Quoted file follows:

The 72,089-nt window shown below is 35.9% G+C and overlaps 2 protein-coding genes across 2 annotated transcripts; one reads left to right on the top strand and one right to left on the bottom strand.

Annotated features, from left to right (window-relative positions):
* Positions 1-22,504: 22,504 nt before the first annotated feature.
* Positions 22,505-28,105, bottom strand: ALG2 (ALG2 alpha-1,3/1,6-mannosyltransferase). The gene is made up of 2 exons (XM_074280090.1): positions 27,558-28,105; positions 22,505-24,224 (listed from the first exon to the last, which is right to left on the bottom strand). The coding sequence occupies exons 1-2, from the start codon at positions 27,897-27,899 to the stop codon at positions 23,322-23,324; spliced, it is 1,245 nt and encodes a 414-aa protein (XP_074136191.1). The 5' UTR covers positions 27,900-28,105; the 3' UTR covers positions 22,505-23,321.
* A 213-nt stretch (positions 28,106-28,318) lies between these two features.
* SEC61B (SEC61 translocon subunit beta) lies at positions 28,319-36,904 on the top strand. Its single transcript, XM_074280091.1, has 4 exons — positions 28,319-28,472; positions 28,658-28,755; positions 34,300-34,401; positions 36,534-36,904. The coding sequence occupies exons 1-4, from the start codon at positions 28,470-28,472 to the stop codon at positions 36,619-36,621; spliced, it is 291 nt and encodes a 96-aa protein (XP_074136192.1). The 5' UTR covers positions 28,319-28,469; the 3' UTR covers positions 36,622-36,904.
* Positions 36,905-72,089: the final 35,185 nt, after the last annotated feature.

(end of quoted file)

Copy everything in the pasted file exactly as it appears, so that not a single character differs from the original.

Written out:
The 72,089-nt window shown below is 35.9% G+C and overlaps 2 protein-coding genes across 2 annotated transcripts; one reads left to right on the top strand and one right to left on the bottom strand.

Annotated features, from left to right (window-relative positions):
* Positions 1-22,504: 22,504 nt before the first annotated feature.
* Positions 22,505-28,105, bottom strand: ALG2 (ALG2 alpha-1,3/1,6-mannosyltransferase). The gene is made up of 2 exons (XM_074280090.1): positions 27,558-28,105; positions 22,505-24,224 (listed from the first exon to the last, which is right to left on the bottom strand). The coding sequence occupies exons 1-2, from the start codon at positions 27,897-27,899 to the stop codon at positions 23,322-23,324; spliced, it is 1,245 nt and encodes a 414-aa protein (XP_074136191.1). The 5' UTR covers positions 27,900-28,105; the 3' UTR covers positions 22,505-23,321.
* A 213-nt stretch (positions 28,106-28,318) lies between these two features.
* SEC61B (SEC61 translocon subunit beta) lies at positions 28,319-36,904 on the top strand. Its single transcript, XM_074280091.1, has 4 exons — positions 28,319-28,472; positions 28,658-28,755; positions 34,300-34,401; positions 36,534-36,904. The coding sequence occupies exons 1-4, from the start codon at positions 28,470-28,472 to the stop codon at positions 36,619-36,621; spliced, it is 291 nt and encodes a 96-aa protein (XP_074136192.1). The 5' UTR covers positions 28,319-28,469; the 3' UTR covers positions 36,622-36,904.
* Positions 36,905-72,089: the final 35,185 nt, after the last annotated feature.